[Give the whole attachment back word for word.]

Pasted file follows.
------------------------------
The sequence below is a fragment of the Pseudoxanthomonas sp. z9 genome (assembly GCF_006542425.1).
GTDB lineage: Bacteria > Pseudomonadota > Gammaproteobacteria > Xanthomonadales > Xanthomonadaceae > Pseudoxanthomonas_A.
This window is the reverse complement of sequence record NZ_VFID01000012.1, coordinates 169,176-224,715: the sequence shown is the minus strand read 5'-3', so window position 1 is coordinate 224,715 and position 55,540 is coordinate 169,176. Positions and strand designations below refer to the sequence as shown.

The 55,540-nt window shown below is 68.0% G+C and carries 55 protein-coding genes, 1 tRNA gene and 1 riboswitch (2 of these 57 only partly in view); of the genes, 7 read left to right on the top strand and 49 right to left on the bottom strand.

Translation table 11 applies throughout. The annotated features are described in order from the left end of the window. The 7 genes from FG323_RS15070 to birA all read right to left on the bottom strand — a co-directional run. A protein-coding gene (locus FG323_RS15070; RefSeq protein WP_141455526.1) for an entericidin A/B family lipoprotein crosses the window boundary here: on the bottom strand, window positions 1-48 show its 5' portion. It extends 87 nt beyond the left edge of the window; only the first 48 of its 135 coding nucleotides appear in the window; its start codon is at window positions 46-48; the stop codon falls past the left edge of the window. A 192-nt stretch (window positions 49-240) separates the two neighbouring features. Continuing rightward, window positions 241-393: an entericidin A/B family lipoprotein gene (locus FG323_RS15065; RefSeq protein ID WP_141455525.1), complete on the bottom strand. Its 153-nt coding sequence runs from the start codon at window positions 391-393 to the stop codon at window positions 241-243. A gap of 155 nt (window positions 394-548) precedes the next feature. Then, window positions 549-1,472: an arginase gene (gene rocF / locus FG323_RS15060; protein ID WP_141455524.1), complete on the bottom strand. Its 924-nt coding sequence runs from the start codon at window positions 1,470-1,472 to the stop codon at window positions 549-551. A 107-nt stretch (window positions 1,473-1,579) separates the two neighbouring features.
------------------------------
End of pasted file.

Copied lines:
The sequence below is a fragment of the Pseudoxanthomonas sp. z9 genome (assembly GCF_006542425.1).
GTDB lineage: Bacteria > Pseudomonadota > Gammaproteobacteria > Xanthomonadales > Xanthomonadaceae > Pseudoxanthomonas_A.
This window is the reverse complement of sequence record NZ_VFID01000012.1, coordinates 169,176-224,715: the sequence shown is the minus strand read 5'-3', so window position 1 is coordinate 224,715 and position 55,540 is coordinate 169,176. Positions and strand designations below refer to the sequence as shown.

The 55,540-nt window shown below is 68.0% G+C and carries 55 protein-coding genes, 1 tRNA gene and 1 riboswitch (2 of these 57 only partly in view); of the genes, 7 read left to right on the top strand and 49 right to left on the bottom strand.

Translation table 11 applies throughout. The annotated features are described in order from the left end of the window. The 7 genes from FG323_RS15070 to birA all read right to left on the bottom strand — a co-directional run. A protein-coding gene (locus FG323_RS15070; RefSeq protein WP_141455526.1) for an entericidin A/B family lipoprotein crosses the window boundary here: on the bottom strand, window positions 1-48 show its 5' portion. It extends 87 nt beyond the left edge of the window; only the first 48 of its 135 coding nucleotides appear in the window; its start codon is at window positions 46-48; the stop codon falls past the left edge of the window. A 192-nt stretch (window positions 49-240) separates the two neighbouring features. Continuing rightward, window positions 241-393: an entericidin A/B family lipoprotein gene (locus FG323_RS15065; RefSeq protein ID WP_141455525.1), complete on the bottom strand. Its 153-nt coding sequence runs from the start codon at window positions 391-393 to the stop codon at window positions 241-243. A gap of 155 nt (window positions 394-548) precedes the next feature. Then, window positions 549-1,472: an arginase gene (gene rocF / locus FG323_RS15060; protein ID WP_141455524.1), complete on the bottom strand. Its 924-nt coding sequence runs from the start codon at window positions 1,470-1,472 to the stop codon at window positions 549-551. A 107-nt stretch (window positions 1,473-1,579) separates the two neighbouring features.